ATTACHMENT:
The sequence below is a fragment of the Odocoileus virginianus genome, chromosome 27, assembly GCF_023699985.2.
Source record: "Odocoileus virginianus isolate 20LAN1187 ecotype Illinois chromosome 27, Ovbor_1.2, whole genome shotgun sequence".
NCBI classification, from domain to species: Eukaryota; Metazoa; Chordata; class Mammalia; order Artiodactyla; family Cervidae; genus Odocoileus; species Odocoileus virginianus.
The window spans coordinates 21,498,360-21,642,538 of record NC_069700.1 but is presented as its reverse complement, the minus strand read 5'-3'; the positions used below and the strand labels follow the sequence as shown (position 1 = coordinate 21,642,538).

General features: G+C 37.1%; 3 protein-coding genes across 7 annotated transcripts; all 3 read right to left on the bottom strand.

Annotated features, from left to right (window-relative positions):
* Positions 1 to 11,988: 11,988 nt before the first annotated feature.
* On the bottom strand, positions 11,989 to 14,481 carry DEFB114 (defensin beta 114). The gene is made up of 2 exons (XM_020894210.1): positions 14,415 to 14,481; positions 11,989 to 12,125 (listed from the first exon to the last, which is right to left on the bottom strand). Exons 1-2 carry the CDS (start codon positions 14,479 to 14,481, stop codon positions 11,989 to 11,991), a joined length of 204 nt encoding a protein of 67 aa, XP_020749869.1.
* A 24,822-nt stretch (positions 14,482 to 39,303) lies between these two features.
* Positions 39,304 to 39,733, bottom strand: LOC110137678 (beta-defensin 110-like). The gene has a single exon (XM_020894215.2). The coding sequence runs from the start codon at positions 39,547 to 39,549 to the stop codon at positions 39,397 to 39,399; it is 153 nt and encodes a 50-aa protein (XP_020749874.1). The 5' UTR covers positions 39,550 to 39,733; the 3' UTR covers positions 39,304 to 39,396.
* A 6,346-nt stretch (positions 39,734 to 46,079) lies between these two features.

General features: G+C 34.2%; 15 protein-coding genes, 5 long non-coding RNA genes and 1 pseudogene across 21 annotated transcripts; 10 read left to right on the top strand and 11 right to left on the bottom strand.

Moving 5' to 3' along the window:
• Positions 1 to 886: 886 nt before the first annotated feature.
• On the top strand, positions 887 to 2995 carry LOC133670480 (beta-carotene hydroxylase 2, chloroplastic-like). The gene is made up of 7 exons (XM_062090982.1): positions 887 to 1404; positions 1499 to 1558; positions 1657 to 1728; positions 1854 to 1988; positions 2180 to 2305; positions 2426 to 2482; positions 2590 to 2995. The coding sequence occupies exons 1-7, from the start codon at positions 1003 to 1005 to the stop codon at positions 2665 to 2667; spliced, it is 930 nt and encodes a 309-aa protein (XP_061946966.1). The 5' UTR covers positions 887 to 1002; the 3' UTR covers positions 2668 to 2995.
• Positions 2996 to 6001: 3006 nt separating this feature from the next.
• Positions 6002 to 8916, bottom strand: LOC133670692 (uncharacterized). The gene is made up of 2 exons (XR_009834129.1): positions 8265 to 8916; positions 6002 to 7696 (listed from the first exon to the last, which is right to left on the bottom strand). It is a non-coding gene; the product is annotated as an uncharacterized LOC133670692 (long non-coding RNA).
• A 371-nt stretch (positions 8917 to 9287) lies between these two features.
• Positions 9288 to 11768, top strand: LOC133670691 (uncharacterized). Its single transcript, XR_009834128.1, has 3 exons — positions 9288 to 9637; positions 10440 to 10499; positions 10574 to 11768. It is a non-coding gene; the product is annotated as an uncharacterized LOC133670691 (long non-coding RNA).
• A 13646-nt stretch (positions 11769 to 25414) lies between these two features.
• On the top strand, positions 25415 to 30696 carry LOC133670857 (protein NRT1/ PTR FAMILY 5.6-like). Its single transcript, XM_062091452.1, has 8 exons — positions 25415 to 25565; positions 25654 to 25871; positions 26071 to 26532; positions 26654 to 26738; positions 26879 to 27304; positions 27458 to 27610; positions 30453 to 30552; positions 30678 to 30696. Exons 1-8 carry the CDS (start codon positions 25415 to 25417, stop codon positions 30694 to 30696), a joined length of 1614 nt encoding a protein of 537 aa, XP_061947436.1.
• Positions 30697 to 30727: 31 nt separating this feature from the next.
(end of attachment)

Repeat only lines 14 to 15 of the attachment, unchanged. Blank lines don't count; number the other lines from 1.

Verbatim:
• Positions 1 to 886: 886 nt before the first annotated feature.
• On the top strand, positions 887 to 2995 carry LOC133670480 (beta-carotene hydroxylase 2, chloroplastic-like). The gene is made up of 7 exons (XM_062090982.1): positions 887 to 1404; positions 1499 to 1558; positions 1657 to 1728; positions 1854 to 1988; positions 2180 to 2305; positions 2426 to 2482; positions 2590 to 2995. The coding sequence occupies exons 1-7, from the start codon at positions 1003 to 1005 to the stop codon at positions 2665 to 2667; spliced, it is 930 nt and encodes a 309-aa protein (XP_061946966.1). The 5' UTR covers positions 887 to 1002; the 3' UTR covers positions 2668 to 2995.